So the other day, as I was going over the blog (which really is as much a tool for me as it is a way for me to share my thoughts with others), I realized I had overlooked a very basic thing when coding the whole “automatically return the frog to the fuschia” bit…

As the code stood, if the player managed to carry the frog to another room before searching it, the frog would get magically returned to the fuschia.  This was fairly simple to resolve, in the end – I just coded it so that the game moves (and reports) the frog back to fuschia before leaving the room.  I also decided to add in a different way of getting the key out of the frog – in essence, rewarding different approaches to the same problem with success.

Which brings me to the main thrust of today’s post.  I have such exacting standards for the games I play.  I love thorough implementation.  My favorite games are those that build me a cool gameworld and let me tinker and explore, poking at the shadows and pulling on the edges to see how well it holds up.  A sign of a good game is one that I will reopen not to actually play through again, but to just wander around the world, taking in my surroundings.  I’ve long lamented the fact that relatively few games make this a rewarding experience – even in the best games, even slight digging tends to turn up empty, unimplemented spots.

What I am coming to appreciate is just how much work is involved in the kind of implementation I look for.  Every time I pass through a room’s description, or add in scenery objects, I realize just how easy it is to find things to drill down into.  Where there’s a hanging plant, there’s a pot, dirt, leaves, stems, wires to hang from, hooks to hang on, etc.  Obviously, unless I had all the time in the world, I couldn’t implement each of these separately, so I take what I believe to be the accepted approach and have all of the refer to the same thing.  Which, in my opinion, is fine.  I don’t mind if a game has the same responses for the stems as it does for the plant as a whole, as long as it has some sort of relevant response.  Even so, this takes a lot of work.  It might be the obsessive part of me, but I can’t help but think “What else would a person think of when looking at a hanging plant?”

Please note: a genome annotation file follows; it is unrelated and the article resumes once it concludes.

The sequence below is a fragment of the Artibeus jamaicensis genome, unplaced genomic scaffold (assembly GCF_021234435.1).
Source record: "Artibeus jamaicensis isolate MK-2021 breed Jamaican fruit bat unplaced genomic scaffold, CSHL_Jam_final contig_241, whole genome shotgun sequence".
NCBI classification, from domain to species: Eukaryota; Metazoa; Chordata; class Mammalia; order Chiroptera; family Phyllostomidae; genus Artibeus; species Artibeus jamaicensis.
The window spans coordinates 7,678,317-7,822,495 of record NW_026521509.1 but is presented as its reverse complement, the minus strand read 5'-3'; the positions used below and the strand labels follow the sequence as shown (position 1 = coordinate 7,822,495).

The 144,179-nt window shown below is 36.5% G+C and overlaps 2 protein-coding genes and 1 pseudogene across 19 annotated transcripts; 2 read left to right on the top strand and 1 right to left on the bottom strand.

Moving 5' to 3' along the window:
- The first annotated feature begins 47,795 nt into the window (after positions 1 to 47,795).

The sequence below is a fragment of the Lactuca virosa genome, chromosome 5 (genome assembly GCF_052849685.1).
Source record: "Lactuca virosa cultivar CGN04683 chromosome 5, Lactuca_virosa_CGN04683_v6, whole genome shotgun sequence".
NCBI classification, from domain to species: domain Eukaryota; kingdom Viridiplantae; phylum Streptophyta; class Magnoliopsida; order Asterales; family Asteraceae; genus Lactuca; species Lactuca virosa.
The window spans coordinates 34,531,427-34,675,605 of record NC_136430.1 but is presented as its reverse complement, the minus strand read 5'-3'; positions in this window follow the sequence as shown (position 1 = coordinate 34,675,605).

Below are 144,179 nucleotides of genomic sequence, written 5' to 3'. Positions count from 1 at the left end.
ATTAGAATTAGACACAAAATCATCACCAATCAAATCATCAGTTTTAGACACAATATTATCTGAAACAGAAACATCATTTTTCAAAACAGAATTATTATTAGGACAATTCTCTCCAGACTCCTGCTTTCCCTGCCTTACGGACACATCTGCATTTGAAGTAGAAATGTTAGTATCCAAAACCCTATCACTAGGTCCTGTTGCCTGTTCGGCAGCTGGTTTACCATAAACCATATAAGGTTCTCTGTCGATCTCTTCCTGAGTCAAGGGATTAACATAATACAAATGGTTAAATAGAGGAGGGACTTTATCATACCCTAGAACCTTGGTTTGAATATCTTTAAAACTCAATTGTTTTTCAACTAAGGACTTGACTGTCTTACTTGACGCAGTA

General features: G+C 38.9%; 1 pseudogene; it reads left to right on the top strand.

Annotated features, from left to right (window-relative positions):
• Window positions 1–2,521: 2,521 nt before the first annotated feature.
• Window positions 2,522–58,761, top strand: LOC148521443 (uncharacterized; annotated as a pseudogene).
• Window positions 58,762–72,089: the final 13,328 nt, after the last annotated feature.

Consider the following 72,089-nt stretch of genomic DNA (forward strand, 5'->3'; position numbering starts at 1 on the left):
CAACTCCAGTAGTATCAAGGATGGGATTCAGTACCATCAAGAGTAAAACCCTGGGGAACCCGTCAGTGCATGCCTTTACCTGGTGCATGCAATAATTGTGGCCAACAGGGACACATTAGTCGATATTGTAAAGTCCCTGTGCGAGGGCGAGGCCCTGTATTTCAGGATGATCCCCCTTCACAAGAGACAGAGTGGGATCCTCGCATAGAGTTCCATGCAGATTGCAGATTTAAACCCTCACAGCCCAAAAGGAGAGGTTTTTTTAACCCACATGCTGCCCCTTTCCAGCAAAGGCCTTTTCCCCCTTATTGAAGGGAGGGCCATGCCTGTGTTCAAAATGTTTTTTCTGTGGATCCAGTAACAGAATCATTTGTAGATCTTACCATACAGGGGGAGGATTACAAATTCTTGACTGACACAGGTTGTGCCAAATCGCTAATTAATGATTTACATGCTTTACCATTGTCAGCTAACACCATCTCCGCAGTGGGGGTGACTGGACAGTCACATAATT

Or, as I’ve come to think of it:  WWBTD?

What Would Beta Testers Do?

I’ve taken to looking at a “fully” implemented room and wondering what a player might reasonably (and in some cases unreasonably) be expected to do.  This is a bit of a challenging process for me – I already know how my mind works, so trying to step outside of my viewpoint and see it from a blind eye is hard.   I should stop for a second to note that I fully intend to have my game beta tested once it reaches that point, but the fewer obvious things there are for testers to trip over, the more time and energy they’ll have for really digging in and trying to expose the weaknesses I can’t think of.